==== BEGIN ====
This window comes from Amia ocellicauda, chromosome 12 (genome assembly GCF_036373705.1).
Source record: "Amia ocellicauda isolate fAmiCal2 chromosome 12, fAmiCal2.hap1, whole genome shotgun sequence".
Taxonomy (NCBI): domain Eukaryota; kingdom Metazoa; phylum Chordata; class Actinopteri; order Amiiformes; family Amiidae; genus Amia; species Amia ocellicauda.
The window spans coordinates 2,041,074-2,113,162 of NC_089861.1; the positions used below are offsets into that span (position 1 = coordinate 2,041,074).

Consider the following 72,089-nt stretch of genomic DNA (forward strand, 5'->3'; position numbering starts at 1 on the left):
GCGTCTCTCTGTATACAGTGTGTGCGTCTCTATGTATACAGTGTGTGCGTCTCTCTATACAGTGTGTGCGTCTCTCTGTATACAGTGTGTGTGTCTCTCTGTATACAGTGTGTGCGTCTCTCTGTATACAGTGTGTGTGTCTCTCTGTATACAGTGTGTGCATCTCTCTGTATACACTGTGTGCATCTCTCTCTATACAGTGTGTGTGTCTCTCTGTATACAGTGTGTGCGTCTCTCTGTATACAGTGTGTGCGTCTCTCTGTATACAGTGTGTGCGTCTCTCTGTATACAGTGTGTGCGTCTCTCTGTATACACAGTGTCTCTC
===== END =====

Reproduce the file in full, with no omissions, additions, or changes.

This window comes from Amia ocellicauda, chromosome 12 (genome assembly GCF_036373705.1).
Source record: "Amia ocellicauda isolate fAmiCal2 chromosome 12, fAmiCal2.hap1, whole genome shotgun sequence".
Taxonomy (NCBI): domain Eukaryota; kingdom Metazoa; phylum Chordata; class Actinopteri; order Amiiformes; family Amiidae; genus Amia; species Amia ocellicauda.
The window spans coordinates 2,041,074-2,113,162 of NC_089861.1; the positions used below are offsets into that span (position 1 = coordinate 2,041,074).

Consider the following 72,089-nt stretch of genomic DNA (forward strand, 5'->3'; position numbering starts at 1 on the left):
GCGTCTCTCTGTATACAGTGTGTGCGTCTCTATGTATACAGTGTGTGCGTCTCTCTATACAGTGTGTGCGTCTCTCTGTATACAGTGTGTGTGTCTCTCTGTATACAGTGTGTGCGTCTCTCTGTATACAGTGTGTGTGTCTCTCTGTATACAGTGTGTGCATCTCTCTGTATACACTGTGTGCATCTCTCTCTATACAGTGTGTGTGTCTCTCTGTATACAGTGTGTGCGTCTCTCTGTATACAGTGTGTGCGTCTCTCTGTATACAGTGTGTGCGTCTCTCTGTATACAGTGTGTGCGTCTCTCTGTATACACAGTGTCTCTC